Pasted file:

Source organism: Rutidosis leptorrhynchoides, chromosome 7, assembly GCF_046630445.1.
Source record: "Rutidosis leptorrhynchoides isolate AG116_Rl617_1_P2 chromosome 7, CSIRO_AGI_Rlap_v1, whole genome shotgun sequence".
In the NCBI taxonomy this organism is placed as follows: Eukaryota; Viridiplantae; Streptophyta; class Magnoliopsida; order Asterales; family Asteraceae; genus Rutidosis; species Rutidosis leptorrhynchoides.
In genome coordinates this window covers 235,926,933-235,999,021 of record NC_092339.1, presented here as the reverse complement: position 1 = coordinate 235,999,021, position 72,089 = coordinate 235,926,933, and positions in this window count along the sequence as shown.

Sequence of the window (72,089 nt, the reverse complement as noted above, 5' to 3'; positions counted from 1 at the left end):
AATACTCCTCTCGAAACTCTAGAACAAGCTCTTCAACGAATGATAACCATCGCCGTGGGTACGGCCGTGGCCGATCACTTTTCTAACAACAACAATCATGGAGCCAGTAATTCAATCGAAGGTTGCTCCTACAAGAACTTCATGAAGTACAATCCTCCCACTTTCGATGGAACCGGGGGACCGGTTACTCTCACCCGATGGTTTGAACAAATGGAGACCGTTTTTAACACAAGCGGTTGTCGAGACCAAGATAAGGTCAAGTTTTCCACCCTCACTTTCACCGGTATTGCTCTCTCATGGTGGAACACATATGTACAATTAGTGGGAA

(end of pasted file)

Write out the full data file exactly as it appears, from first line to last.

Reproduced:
Source organism: Rutidosis leptorrhynchoides, chromosome 7, assembly GCF_046630445.1.
Source record: "Rutidosis leptorrhynchoides isolate AG116_Rl617_1_P2 chromosome 7, CSIRO_AGI_Rlap_v1, whole genome shotgun sequence".
In the NCBI taxonomy this organism is placed as follows: Eukaryota; Viridiplantae; Streptophyta; class Magnoliopsida; order Asterales; family Asteraceae; genus Rutidosis; species Rutidosis leptorrhynchoides.
In genome coordinates this window covers 235,926,933-235,999,021 of record NC_092339.1, presented here as the reverse complement: position 1 = coordinate 235,999,021, position 72,089 = coordinate 235,926,933, and positions in this window count along the sequence as shown.

Sequence of the window (72,089 nt, the reverse complement as noted above, 5' to 3'; positions counted from 1 at the left end):
AATACTCCTCTCGAAACTCTAGAACAAGCTCTTCAACGAATGATAACCATCGCCGTGGGTACGGCCGTGGCCGATCACTTTTCTAACAACAACAATCATGGAGCCAGTAATTCAATCGAAGGTTGCTCCTACAAGAACTTCATGAAGTACAATCCTCCCACTTTCGATGGAACCGGGGGACCGGTTACTCTCACCCGATGGTTTGAACAAATGGAGACCGTTTTTAACACAAGCGGTTGTCGAGACCAAGATAAGGTCAAGTTTTCCACCCTCACTTTCACCGGTATTGCTCTCTCATGGTGGAACACATATGTACAATTAGTGGGAA